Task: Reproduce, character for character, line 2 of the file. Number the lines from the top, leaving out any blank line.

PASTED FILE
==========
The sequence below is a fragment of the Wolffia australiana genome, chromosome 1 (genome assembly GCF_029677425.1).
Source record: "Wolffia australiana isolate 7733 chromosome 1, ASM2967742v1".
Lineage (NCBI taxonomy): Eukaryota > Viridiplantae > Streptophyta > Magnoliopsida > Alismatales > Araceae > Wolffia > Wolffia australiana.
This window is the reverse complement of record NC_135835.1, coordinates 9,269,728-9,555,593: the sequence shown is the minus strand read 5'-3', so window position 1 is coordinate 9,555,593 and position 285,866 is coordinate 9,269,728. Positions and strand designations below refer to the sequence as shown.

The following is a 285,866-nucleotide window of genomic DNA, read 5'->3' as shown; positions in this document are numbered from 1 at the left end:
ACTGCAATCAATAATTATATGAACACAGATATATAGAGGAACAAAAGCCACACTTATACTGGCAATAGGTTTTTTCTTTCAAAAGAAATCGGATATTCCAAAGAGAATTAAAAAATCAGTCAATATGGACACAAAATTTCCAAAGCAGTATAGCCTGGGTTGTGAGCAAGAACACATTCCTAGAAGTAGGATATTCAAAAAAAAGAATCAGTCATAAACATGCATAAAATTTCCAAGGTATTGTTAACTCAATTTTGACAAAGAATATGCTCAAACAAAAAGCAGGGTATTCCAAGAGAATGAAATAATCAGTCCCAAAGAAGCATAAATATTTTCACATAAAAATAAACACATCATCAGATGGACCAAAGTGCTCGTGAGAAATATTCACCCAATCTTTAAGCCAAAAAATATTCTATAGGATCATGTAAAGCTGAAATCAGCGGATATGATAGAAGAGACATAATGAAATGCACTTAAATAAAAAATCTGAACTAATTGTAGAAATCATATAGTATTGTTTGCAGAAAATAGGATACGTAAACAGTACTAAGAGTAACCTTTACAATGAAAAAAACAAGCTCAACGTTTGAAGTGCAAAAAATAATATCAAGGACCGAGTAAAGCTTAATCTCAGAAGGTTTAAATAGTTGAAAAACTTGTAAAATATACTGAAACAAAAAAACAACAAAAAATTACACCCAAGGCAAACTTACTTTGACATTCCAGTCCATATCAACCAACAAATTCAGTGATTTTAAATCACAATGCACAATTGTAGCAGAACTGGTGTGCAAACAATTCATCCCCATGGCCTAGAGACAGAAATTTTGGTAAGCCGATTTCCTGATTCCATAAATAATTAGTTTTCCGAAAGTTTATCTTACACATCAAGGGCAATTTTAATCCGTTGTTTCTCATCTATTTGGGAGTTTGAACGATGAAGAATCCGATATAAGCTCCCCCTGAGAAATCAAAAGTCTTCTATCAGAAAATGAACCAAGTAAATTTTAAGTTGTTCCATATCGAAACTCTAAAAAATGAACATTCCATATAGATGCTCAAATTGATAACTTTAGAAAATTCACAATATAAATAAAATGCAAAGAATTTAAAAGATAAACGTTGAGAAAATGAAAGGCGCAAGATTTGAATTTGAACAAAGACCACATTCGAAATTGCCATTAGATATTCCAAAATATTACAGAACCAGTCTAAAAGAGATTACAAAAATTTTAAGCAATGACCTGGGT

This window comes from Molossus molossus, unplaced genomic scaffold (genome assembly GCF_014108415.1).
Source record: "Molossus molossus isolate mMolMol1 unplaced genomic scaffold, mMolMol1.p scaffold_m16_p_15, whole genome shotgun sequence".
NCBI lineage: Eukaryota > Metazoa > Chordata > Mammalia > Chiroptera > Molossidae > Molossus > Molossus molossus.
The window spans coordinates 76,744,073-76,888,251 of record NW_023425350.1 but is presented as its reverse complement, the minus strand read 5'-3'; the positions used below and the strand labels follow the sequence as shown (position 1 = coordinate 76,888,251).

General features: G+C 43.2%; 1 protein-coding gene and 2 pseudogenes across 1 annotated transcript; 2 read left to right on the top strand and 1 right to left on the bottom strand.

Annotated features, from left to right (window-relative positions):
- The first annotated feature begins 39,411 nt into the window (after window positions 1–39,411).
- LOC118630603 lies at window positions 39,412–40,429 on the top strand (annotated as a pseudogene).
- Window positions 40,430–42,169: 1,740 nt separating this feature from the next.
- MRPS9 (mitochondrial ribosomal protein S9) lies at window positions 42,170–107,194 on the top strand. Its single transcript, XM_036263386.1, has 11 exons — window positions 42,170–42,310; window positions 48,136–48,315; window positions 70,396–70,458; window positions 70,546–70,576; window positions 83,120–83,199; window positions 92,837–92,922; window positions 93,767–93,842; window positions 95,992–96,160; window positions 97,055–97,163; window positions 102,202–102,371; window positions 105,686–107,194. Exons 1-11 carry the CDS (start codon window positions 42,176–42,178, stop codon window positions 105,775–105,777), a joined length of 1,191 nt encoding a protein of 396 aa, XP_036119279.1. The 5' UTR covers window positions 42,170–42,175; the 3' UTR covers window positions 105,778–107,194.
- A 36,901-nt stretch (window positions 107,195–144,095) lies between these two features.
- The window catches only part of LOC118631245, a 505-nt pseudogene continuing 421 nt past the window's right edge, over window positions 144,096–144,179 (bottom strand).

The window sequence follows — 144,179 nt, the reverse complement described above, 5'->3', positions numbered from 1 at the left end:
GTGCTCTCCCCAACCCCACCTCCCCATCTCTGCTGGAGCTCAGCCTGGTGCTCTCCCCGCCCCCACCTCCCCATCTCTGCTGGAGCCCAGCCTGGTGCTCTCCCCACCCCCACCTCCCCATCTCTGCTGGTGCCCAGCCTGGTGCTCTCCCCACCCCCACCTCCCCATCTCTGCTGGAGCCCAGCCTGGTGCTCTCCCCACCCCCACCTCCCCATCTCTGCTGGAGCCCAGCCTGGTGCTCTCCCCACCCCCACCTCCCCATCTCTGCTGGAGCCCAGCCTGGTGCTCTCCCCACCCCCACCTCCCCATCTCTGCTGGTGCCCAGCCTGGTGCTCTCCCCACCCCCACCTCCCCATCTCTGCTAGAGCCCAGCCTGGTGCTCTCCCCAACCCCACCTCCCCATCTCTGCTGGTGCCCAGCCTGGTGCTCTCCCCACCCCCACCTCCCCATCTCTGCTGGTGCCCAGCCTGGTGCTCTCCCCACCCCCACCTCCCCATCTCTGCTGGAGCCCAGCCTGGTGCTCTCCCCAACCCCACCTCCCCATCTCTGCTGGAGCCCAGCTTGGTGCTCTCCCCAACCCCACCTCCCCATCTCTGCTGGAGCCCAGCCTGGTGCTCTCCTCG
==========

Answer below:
Source record: "Wolffia australiana isolate 7733 chromosome 1, ASM2967742v1".